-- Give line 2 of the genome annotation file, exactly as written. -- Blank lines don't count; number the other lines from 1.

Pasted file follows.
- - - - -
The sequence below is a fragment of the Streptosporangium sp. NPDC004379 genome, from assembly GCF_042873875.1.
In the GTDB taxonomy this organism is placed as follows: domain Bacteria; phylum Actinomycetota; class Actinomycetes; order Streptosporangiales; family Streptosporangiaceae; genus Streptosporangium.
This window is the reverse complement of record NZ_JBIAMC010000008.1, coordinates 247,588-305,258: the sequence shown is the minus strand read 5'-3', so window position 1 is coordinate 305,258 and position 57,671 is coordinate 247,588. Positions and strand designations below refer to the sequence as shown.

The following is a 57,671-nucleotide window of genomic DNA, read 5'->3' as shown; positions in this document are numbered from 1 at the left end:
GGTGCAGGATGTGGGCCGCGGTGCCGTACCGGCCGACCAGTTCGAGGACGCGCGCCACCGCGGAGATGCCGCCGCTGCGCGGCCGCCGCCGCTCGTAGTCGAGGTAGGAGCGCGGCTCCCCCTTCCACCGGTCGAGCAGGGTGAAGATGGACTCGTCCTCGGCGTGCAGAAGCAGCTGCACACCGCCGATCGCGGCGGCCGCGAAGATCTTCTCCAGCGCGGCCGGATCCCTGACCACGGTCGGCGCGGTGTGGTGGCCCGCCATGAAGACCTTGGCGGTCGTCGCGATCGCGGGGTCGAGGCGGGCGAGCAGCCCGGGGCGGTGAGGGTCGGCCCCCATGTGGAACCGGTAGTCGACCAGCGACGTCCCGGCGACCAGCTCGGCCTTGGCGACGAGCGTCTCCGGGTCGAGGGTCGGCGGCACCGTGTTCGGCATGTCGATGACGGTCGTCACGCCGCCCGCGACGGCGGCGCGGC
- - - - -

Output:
In the GTDB taxonomy this organism is placed as follows: domain Bacteria; phylum Actinomycetota; class Actinomycetes; order Streptosporangiales; family Streptosporangiaceae; genus Streptosporangium.